It is not surprising that, with such a system, the children should think of little else than money and dress. Emily's heart sickened at the thought of the Sunday morning occupations, and she was, therefore, glad when the first cathedral bell put an end to the scene and the conversation, as every one then retired to her own room to dress. As she passed through several of these rooms, to reach her own, she heard scarcely anything but questions and answers about dress, accompanied by observations and criticisms on every new article that appeared in the wardrobe of every individual. Dress, indeed, was the principal object of attention, and more especially so among the French girls. They might generally be distinguished, any other day, by the comparative meanness of their attire, and an almost universal want of neat. ness in their appearance; but on the Sunday, they were invariably tight-laced, to a distressing extreme, and their gaudy finery strikingly contrasted with the elegant simplicity of their English companions. At the sound of the second bell, they all assembled in the front garden, where each girl busied herself in displaying her own dress, and making remarks on that of her school-fellows, till they were joined by Madame d'Elfort, and one of the teachers, who conducted them to the cathedral.
The departure was a subject of great delight to the English boarders, for, as soon as their own toilet was completed, they loved to retire into the garden, and enjoy a quiet chat among them
selves, unmolested by French observation, till the clock, striking ten, gave the signal for their departure. A long and somewhat fatiguing walk awaited them, ere they reached the English place of worship, which was a small chapel, in the outskirts of the town. A respectable English woman, in indigent circumstances, was paid by Madame d'Elfort to escort them, as Miss Parker, the English teacher, did not attend. The gospel was faithfully preached. by a young clergyman, and the more serious little party found this means of grace a source of delightful refreshment. It was the only public one they were allowed during the week, for Madame d'Elfort would not hear of their going more than once on the Sunday; and they were often deprived even of this solitary privilege; for the least unpleasantness in the weather, or the slightest indication of rain, was a sufficient reason for excluding them from its enjoyment. Many an ardent wish was, therefore, breathed by all, for fine weather on the Sunday morning; though the levity and inattention of too many plainly showed that it was not spiritual improvement they sought, in this visit to the house of God.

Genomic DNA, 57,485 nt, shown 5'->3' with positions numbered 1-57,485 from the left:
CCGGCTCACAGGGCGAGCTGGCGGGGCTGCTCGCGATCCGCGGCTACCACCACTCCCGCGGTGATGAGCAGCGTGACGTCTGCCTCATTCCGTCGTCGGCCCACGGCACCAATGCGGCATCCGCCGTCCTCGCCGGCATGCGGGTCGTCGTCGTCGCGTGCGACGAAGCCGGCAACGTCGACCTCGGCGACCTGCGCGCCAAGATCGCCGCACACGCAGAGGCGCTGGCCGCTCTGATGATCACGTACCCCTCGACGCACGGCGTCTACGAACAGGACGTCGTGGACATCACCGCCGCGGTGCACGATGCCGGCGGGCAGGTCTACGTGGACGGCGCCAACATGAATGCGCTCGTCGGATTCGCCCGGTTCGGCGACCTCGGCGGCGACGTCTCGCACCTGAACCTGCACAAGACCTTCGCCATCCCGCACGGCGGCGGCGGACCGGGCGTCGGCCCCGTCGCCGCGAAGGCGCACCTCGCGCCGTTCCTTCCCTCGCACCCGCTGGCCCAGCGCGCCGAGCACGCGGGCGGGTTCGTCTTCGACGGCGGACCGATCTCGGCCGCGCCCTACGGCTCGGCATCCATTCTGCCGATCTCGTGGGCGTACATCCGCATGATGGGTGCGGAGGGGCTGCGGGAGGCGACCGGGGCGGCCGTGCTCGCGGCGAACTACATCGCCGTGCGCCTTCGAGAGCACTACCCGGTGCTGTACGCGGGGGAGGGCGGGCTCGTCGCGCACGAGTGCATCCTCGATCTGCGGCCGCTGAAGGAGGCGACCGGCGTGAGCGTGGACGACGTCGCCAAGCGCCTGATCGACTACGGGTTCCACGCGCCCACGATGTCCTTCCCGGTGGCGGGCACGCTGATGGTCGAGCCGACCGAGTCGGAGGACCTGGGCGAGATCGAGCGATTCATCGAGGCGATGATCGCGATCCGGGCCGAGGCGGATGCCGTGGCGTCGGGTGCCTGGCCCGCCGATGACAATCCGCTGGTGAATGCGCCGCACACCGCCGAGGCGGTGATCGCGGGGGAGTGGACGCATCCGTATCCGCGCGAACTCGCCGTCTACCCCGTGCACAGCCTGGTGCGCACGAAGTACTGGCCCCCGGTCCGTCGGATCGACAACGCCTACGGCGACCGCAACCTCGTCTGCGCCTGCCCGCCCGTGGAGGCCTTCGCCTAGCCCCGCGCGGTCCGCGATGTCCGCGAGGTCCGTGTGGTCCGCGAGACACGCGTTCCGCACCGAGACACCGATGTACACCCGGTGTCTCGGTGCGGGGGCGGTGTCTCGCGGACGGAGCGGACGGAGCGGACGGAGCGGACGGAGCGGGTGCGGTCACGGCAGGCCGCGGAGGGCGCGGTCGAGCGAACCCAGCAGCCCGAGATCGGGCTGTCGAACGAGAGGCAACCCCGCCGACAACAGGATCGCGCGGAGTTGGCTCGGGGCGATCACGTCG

The chapel was so small as to be incapable of containing above one-fifth part of the English residents in S. Yet it was never crowded, and only well attended on the Sunday morning; a melancholy proof of those irreligious habits, in which a great majority of them were living.
On returning home after divine service, the English pupils always dined by themselves, as the French returned from high mass about eleven, and, after an early dinner, were again taken to the cathedral, where they received catechetical instruction from the curé, or other priests of the town. The regularity of their attendance on every rite of the church was truly exemplary; and this was accounted for by Madame d'Elfort, who one day told Emily, that it was a deadly sin to be absent from mass, on any account but that of sickness-"I would, therefore," she added, "take my Catholic pupils to church, even if it were to rain stones from heaven." "Alas!" thought Emily, "how does this consci. entious discharge of every religious duty, put to shame many of those inconsistent professors, who enjoy the advantages of a purer faith!"